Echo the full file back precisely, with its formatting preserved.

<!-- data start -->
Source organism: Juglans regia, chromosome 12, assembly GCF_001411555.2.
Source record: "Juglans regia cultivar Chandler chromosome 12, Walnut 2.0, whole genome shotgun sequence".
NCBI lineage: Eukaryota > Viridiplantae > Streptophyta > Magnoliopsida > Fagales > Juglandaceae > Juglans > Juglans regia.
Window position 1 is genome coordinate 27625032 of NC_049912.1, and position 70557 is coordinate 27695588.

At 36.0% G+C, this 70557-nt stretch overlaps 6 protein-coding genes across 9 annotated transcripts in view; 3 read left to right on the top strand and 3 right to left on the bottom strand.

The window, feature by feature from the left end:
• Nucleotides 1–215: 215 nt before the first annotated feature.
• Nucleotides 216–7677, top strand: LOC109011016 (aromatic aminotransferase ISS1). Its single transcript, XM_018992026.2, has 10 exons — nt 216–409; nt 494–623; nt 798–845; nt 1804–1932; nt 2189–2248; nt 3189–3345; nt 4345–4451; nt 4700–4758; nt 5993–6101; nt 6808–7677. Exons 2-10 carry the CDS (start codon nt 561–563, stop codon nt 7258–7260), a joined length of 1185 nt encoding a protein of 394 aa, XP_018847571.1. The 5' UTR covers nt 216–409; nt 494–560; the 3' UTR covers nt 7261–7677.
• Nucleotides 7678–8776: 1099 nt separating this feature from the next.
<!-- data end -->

Source organism: Juglans regia, chromosome 12, assembly GCF_001411555.2.
Source record: "Juglans regia cultivar Chandler chromosome 12, Walnut 2.0, whole genome shotgun sequence".
NCBI lineage: Eukaryota > Viridiplantae > Streptophyta > Magnoliopsida > Fagales > Juglandaceae > Juglans > Juglans regia.
Window position 1 is genome coordinate 27625032 of NC_049912.1, and position 70557 is coordinate 27695588.

At 36.0% G+C, this 70557-nt stretch overlaps 6 protein-coding genes across 9 annotated transcripts in view; 3 read left to right on the top strand and 3 right to left on the bottom strand.

The window, feature by feature from the left end:
• Nucleotides 1–215: 215 nt before the first annotated feature.
• Nucleotides 216–7677, top strand: LOC109011016 (aromatic aminotransferase ISS1). Its single transcript, XM_018992026.2, has 10 exons — nt 216–409; nt 494–623; nt 798–845; nt 1804–1932; nt 2189–2248; nt 3189–3345; nt 4345–4451; nt 4700–4758; nt 5993–6101; nt 6808–7677. Exons 2-10 carry the CDS (start codon nt 561–563, stop codon nt 7258–7260), a joined length of 1185 nt encoding a protein of 394 aa, XP_018847571.1. The 5' UTR covers nt 216–409; nt 494–560; the 3' UTR covers nt 7261–7677.
• Nucleotides 7678–8776: 1099 nt separating this feature from the next.